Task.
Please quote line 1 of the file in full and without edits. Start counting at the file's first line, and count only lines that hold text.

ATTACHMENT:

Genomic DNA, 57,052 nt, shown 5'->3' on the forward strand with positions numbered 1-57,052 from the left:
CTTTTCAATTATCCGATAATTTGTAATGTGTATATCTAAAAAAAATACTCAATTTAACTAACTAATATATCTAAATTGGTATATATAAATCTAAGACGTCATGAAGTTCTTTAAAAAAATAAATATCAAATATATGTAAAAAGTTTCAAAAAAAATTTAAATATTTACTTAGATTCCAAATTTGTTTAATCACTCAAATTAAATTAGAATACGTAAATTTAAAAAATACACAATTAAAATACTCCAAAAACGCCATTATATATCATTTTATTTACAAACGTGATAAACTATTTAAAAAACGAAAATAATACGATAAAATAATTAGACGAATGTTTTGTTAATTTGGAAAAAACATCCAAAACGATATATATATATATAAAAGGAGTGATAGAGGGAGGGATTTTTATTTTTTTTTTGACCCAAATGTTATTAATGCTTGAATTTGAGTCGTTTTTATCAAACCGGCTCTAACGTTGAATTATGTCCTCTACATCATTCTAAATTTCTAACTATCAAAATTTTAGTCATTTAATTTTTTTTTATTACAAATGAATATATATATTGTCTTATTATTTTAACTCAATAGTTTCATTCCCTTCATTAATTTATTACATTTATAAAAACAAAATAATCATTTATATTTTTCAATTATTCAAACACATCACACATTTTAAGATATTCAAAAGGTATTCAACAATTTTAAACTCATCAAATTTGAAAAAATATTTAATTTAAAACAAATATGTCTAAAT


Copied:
Genomic DNA, 57,052 nt, shown 5'->3' on the forward strand with positions numbered 1-57,052 from the left: